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Clippers Stock Watch: Shai Gilgeous-Alexander has no time for a rookie wall

NBA: Orlando Magic at Los Angeles Clippers Jayne Kamin-Oncea-USA TODAY Sports

Welcome back to Stock Watch, a regular feature where we’ll check in on which Clippers are playing well, not so hot, or just can’t crack the rotation.

Trending up:

Shai Gilgeous-Alexander

There were plenty of players who were better than Shai Gilgeous-Alexander on the Clippers this week, but it was heartening to see the rookie take a positive turn after a stretch of inefficient play where he often took himself out of games early with foul trouble.

Shai has a fairly low usage rate for a point guard at 16.7 percent, but he’s seen a slight uptick in the last week, finishing 18.6 percent of LA’s plays himself. Part of that increase comes from a few more turnovers than usual, but SGA has been more aggressive attacking the basket. His drives per minute has gone up about 6 percent in the last week, per Shai isn’t necessarily looking to score when he drives, but he is drawing the defense in and passing extremely well when he is close to the basket. That’s a good start for a rookie point guard, though his head coach would prefer he strike a better balance.

When asked how Shai has been better offensively recently after Sunday’s win over Orlando, Doc Rivers said, “He went downhill. We need him to go downhill, and he just hasn’t been doing that. At his size, I got on him at the beginning of the game because he got close to the basket and [DJ] Augustin’s a good defender, but honestly, he’s undersized. Shai didn’t even look at the basket, and from that point on, I thought he got aggressive.”

Shai has shown the capacity to score more frequently, even if it isn’t his default. He started the game against the Magic by scoring six of the Clippers’ first eight points, coming off of midrange floater, a drive to the hoop, and an elbow jumper. This week, he also assisted on 37.2 percent of the team’s baskets when he was on the floor, compared to 21.5 percent of the season. The complete package on offense may take some time, but SGA has flashed bits and pieces throughout the season, more so recently as he fights through the rookie wall.

Trending down:

Sindarius Thornwell

It does no good to look at Sindarius Thornwell’s stats right now, especially on a week-to-week basis, because he mostly plays in games where the outcome is already decided. The important thing to note is his minute totals have been declining; for the season, he is averaging 5.5 minutes per game, but that figure drops to 3.4 minutes in the past ten games and 2.8 minutes in the past week. The Clippers have mostly kept him with the NBA team, so he isn’t getting much time to stretch his legs in the G-League either.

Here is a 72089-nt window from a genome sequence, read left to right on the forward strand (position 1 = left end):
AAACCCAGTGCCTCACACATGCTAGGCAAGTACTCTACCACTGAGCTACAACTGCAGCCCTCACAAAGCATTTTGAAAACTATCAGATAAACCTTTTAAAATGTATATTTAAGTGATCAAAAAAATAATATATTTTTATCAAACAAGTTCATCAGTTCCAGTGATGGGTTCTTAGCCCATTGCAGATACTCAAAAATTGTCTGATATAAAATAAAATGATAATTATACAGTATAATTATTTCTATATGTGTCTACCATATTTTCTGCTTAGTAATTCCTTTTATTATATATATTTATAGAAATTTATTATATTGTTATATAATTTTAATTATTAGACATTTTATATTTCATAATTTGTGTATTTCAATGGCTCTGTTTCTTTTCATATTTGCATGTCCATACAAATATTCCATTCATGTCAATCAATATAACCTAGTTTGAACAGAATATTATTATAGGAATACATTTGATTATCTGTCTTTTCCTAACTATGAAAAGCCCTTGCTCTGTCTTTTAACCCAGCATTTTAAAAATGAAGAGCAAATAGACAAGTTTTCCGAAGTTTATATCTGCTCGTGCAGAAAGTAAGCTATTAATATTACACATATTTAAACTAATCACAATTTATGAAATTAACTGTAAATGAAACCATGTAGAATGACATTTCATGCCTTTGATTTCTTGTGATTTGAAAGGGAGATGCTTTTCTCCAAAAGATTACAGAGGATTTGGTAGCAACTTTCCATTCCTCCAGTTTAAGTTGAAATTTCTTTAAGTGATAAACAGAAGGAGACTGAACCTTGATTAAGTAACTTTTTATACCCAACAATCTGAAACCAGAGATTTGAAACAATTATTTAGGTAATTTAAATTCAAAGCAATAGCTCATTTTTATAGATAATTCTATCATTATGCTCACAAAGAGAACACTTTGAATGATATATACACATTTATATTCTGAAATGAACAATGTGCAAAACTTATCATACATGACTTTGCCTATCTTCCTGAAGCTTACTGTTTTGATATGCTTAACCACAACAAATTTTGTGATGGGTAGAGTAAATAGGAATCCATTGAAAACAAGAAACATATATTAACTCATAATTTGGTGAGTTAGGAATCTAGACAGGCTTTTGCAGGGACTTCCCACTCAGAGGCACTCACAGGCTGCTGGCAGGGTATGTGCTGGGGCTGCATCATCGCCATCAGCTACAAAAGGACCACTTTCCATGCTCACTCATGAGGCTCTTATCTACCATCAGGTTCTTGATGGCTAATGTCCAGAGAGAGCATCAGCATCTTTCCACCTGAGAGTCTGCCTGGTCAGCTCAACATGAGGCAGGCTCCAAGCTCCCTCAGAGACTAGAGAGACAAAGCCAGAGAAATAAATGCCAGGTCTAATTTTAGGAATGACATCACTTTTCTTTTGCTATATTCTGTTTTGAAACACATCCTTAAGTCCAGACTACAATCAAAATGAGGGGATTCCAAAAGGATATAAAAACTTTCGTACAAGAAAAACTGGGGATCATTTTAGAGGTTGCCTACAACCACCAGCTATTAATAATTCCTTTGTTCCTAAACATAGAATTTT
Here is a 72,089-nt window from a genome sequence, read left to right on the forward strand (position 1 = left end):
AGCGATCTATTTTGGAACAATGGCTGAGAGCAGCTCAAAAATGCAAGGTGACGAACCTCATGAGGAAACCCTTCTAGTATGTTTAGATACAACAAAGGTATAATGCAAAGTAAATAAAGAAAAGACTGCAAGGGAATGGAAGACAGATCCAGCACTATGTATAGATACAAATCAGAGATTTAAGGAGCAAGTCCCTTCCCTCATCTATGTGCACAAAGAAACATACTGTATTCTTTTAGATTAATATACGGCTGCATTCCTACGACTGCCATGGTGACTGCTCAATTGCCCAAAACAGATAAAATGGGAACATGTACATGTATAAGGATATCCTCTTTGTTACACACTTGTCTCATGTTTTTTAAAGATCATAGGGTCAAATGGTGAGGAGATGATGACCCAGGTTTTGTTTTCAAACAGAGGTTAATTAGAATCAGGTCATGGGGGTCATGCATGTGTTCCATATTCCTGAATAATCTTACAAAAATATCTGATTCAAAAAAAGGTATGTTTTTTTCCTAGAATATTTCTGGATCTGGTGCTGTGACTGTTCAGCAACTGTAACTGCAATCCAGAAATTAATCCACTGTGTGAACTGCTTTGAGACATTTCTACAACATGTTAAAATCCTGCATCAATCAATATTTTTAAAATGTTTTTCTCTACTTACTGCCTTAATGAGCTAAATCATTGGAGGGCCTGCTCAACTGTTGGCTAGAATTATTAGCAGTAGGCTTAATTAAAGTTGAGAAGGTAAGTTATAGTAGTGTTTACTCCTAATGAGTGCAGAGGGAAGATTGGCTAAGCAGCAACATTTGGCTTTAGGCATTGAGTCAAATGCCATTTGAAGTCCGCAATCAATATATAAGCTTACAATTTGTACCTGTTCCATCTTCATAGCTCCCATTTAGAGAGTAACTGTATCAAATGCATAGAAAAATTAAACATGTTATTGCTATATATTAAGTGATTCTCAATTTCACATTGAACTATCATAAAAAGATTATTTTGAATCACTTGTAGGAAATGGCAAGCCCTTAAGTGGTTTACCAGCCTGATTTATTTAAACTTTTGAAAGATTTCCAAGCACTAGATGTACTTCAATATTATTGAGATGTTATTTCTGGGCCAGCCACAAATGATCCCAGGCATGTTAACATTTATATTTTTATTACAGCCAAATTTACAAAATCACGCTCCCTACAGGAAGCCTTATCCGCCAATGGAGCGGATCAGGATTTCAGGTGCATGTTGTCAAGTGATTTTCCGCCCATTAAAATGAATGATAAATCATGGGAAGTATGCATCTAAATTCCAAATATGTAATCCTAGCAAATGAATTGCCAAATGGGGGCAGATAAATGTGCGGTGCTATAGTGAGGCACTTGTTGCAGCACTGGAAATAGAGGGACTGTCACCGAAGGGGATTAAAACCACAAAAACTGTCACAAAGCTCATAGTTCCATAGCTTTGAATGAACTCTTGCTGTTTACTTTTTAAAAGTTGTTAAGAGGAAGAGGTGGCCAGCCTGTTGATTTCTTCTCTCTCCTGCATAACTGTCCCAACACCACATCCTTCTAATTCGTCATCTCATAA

Thornwell’s value is supposed to be on the defensive end, but he has had some difficulties recently, which is why he can’t really break his way into the second unit. The most telling example of this was against the Philadelphia 76ers last week. Thornwell got to play in the third quarter, but was too slow to cover TJ McConnell. He made another appearance at the end of the game, when Rivers used him for a series of offense-defense substitutions, but he had a gaffe defending Ben Simmons on an inbounds play; he turned away from Simmons, allowing the 76er to inbound the ball off of Thornwell’s back and coast in for an uncontested dunk. It must be hard for Thornwell to develop a rhythm with his inconsistent minutes, but he needs to do better when he’s on the floor to earn more time.

Keep an eye on:

Mike Scott

Mike Scott has the team’s best net rating over the past week, plus-29.0, which is significantly higher than his season-long rating of plus-1.8. Normally, you’d attribute that to a good week for the bench, and the bench has definitely done its job for the Clippers, but the rest of the reserves have very normal net ratings, ranging from 3.0 to 11.6. That begs the question: what exactly is Mike Scott doing to outpace his teammates so dramatically, particularly the ones he shares the floor with?

Scott isn’t shooting the ball particularly well. He’s shooting 38.1 percent from the field, but 35.6 percent from threes. That has plummeted in the last ten games to 31.8 percent and 21.7 percent respectively, yet his offensive rating is still second among all Clippers behind Patrick Beverley. On defense, Scott has been a legitimate terror for opponents, posting a defensive rating of 85.5 in the past week. Admittedly, much of that came against the Phoenix Suns second unit, but the other guys haven’t seen that kind of bump in their stats. Scott has been rebounding the ball at a perfectly fine rate, but none of his numbers really jump off the page.

As it turns out, I don’t really have an answer to that question. What’s clear is that when Scott is on the floor, LA is really good. Even if most of my impressions of him involve him missing shots or being boxed out by opponents, he has been contributing to winning basketball. Luc Mbah a Moute is coming back from injury, thought, and the most natural candidate to lose his spot in the rotation would be Scott. That might not be the best strategy for a Clipper team that has been performing at its best with him on the floor.